Saturday, October 13, 2012

Where's Your Focus?

Have you ever felt like you've made something happen just by focusing on it? Be it negative or positive, you have been dwelling on a particular thought and as it unfolds the resulting sentiments were something like:
"I knew it!"
"I could just feel it coming."
"I just knew this would happen."
"I had this nagging sense that..."
"I knew I could do it."

The mind truly has power. Where is your focus? 

Think of shows like: 24, MacGyver, Alias, A-Team, Batman and the like. It's always forces of good, fighting against forces of evil. Good generally wins by narrow margins. 

It's a tough fight. But why do the good guys generally come out on top? The bad guys have pretty specific focus, goals and aims. They are determined bad guys. 

However, when their life is on the line they will throw their arms up, beg, or squeal on another bad guy in order to cut a deal. To what end? To save their hides!

When the life of the good guy is on the line however, they are willing to sacrifice their life at all costs. What's the last scene prior to the almost martyrdom of the good guy? 

They make eye contact with the person they are dying for or look at the bomb they need to stop. Their focus is on the greater good and not focused inward toward the self. And somehow at the last second, good still prevails.

Historically humankind watches shows (or plays) like this that have the same outcomes, tell the same core story with a different setup, but why?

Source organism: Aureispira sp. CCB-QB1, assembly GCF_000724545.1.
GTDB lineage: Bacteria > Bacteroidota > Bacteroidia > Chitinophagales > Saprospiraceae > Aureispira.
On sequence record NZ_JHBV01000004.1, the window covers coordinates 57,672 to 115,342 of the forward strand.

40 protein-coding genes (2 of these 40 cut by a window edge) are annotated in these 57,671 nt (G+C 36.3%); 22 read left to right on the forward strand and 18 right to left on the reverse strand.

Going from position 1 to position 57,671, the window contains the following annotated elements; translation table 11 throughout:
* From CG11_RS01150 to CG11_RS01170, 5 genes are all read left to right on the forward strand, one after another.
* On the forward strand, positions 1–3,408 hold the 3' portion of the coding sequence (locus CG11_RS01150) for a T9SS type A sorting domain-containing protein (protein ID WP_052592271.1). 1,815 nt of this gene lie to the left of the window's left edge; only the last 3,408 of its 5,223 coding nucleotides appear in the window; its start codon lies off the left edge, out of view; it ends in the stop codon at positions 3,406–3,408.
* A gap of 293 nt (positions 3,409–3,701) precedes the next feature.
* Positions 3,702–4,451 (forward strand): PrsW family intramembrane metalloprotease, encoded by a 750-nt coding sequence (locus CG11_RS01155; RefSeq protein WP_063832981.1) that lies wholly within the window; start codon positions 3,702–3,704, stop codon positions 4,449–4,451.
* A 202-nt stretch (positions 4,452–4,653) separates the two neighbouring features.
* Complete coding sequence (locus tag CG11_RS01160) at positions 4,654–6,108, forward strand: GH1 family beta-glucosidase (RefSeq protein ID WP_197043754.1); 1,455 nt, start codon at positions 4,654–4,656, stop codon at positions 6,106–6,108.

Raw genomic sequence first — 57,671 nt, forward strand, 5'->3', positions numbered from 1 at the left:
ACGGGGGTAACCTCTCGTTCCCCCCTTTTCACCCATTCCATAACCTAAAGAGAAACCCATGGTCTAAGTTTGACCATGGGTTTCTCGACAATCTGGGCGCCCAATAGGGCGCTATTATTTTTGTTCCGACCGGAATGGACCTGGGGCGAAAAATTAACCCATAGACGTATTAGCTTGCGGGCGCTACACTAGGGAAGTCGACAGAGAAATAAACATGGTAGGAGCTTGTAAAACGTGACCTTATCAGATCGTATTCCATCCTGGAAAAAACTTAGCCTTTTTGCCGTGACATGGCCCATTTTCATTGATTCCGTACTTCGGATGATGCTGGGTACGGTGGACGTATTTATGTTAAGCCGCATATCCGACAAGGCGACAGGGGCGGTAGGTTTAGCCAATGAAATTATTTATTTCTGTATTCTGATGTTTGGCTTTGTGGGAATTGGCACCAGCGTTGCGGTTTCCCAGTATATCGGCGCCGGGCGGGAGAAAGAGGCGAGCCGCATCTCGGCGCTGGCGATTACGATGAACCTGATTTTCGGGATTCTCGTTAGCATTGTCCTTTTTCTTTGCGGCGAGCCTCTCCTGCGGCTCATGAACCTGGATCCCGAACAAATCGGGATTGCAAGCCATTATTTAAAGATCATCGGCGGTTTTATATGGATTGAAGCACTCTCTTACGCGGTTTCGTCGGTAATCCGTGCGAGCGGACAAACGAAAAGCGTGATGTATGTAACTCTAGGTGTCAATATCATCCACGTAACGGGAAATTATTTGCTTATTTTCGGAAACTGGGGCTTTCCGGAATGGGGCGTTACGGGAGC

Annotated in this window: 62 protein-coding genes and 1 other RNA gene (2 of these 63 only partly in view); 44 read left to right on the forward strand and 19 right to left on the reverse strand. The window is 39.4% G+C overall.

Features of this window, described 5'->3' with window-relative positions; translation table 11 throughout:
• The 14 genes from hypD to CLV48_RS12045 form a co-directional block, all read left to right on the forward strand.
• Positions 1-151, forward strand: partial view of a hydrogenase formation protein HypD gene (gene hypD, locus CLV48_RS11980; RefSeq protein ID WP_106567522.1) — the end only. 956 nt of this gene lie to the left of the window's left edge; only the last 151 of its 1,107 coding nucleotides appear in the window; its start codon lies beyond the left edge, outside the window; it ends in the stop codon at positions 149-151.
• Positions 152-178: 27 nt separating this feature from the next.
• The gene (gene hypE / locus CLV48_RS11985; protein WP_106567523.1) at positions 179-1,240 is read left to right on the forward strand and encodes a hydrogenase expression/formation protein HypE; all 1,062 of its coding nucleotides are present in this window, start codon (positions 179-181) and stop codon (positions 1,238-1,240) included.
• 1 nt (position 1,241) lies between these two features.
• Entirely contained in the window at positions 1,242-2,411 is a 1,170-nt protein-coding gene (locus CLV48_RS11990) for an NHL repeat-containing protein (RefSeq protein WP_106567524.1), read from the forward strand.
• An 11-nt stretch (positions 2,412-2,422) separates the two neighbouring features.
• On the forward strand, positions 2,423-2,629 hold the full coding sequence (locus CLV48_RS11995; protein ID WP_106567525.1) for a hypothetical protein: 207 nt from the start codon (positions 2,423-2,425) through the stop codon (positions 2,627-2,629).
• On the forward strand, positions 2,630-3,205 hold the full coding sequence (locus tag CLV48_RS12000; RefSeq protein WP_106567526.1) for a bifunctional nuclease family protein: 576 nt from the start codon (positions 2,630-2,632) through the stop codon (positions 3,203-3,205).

I personally think that this is because somewhere deep down we cheer the person on for not losing sight of the goal; for not losing focus. We feel good inside, because a character accomplished what we feel we fail at in our own lives so often. 

This isn't the case though. We are surrounded by many a Jack Bauer and Sydney Bristow. The reason the archetypal hero can be rewritten in so many different ways and not lose appeal is because of what they focus on. 

The characters' focus plays on the desires of the human heart, which are to overcome every and any obstacle that prevents us from achieving what we inherently feel is right, but that we struggle in doing. 

The hero makes a large scale impact and therefore their large scale sacrifice is willingly embraced. In no way does it make the sacrifice easy, though. It's tough and someone cries. 

Just because your sacrifice might not narrowly avert nuclear war doesn't mean the impact is any less. Your focus on the desired outcome still tremendously impacts the lives of others. 

I could delve into many examples at this point on how this is true, but by now you are telling yourself your own story. The pang of guilt you might be feeling right now needs to have its focus redirected. 

Tremendous good comes from the tough things we have to do day in and day out. This is where the term "every day hero" comes from. The impact is huge to family, friends and neighbors. Get up, walk away and go make that thing happen. Focus. Do. Recommit.

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